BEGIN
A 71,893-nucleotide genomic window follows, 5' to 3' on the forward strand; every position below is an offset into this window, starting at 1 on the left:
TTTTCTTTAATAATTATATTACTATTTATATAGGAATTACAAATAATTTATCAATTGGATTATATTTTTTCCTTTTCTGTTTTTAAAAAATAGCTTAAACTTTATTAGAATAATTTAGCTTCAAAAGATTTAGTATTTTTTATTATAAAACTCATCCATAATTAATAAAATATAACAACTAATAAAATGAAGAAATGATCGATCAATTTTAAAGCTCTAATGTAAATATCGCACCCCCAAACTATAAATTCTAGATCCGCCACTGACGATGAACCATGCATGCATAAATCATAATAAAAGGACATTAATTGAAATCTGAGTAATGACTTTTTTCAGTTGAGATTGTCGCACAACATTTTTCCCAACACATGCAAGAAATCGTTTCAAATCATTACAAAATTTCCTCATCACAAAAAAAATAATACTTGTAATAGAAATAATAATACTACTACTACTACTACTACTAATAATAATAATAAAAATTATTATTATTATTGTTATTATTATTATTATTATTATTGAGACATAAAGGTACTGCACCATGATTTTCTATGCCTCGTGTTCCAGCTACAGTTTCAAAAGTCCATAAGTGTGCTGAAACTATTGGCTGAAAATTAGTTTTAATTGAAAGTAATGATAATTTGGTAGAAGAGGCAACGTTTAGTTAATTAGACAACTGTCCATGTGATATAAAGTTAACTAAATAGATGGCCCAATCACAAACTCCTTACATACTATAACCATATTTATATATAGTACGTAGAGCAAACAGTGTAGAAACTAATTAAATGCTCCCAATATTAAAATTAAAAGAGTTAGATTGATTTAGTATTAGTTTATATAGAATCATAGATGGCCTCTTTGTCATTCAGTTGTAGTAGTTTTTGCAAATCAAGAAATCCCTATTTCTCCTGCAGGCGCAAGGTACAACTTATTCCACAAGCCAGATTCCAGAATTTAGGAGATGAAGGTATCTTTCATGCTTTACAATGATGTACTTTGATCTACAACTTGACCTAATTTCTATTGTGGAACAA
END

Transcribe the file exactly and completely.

A 71,893-nucleotide genomic window follows, 5' to 3' on the forward strand; every position below is an offset into this window, starting at 1 on the left:
TTTTCTTTAATAATTATATTACTATTTATATAGGAATTACAAATAATTTATCAATTGGATTATATTTTTTCCTTTTCTGTTTTTAAAAAATAGCTTAAACTTTATTAGAATAATTTAGCTTCAAAAGATTTAGTATTTTTTATTATAAAACTCATCCATAATTAATAAAATATAACAACTAATAAAATGAAGAAATGATCGATCAATTTTAAAGCTCTAATGTAAATATCGCACCCCCAAACTATAAATTCTAGATCCGCCACTGACGATGAACCATGCATGCATAAATCATAATAAAAGGACATTAATTGAAATCTGAGTAATGACTTTTTTCAGTTGAGATTGTCGCACAACATTTTTCCCAACACATGCAAGAAATCGTTTCAAATCATTACAAAATTTCCTCATCACAAAAAAAATAATACTTGTAATAGAAATAATAATACTACTACTACTACTACTACTAATAATAATAATAAAAATTATTATTATTATTGTTATTATTATTATTATTATTATTGAGACATAAAGGTACTGCACCATGATTTTCTATGCCTCGTGTTCCAGCTACAGTTTCAAAAGTCCATAAGTGTGCTGAAACTATTGGCTGAAAATTAGTTTTAATTGAAAGTAATGATAATTTGGTAGAAGAGGCAACGTTTAGTTAATTAGACAACTGTCCATGTGATATAAAGTTAACTAAATAGATGGCCCAATCACAAACTCCTTACATACTATAACCATATTTATATATAGTACGTAGAGCAAACAGTGTAGAAACTAATTAAATGCTCCCAATATTAAAATTAAAAGAGTTAGATTGATTTAGTATTAGTTTATATAGAATCATAGATGGCCTCTTTGTCATTCAGTTGTAGTAGTTTTTGCAAATCAAGAAATCCCTATTTCTCCTGCAGGCGCAAGGTACAACTTATTCCACAAGCCAGATTCCAGAATTTAGGAGATGAAGGTATCTTTCATGCTTTACAATGATGTACTTTGATCTACAACTTGACCTAATTTCTATTGTGGAACAA